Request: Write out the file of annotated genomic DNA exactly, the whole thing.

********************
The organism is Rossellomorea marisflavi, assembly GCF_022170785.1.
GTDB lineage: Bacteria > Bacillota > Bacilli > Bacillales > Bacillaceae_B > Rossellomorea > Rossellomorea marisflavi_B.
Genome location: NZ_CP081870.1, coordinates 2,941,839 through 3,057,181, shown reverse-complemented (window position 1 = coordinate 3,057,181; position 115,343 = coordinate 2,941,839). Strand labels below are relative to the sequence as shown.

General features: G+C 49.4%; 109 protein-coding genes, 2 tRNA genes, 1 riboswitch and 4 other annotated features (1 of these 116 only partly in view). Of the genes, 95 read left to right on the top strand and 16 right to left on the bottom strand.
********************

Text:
The organism is Rossellomorea marisflavi, assembly GCF_022170785.1.
GTDB lineage: Bacteria > Bacillota > Bacilli > Bacillales > Bacillaceae_B > Rossellomorea > Rossellomorea marisflavi_B.
Genome location: NZ_CP081870.1, coordinates 2,941,839 through 3,057,181, shown reverse-complemented (window position 1 = coordinate 3,057,181; position 115,343 = coordinate 2,941,839). Strand labels below are relative to the sequence as shown.

General features: G+C 49.4%; 109 protein-coding genes, 2 tRNA genes, 1 riboswitch and 4 other annotated features (1 of these 116 only partly in view). Of the genes, 95 read left to right on the top strand and 16 right to left on the bottom strand.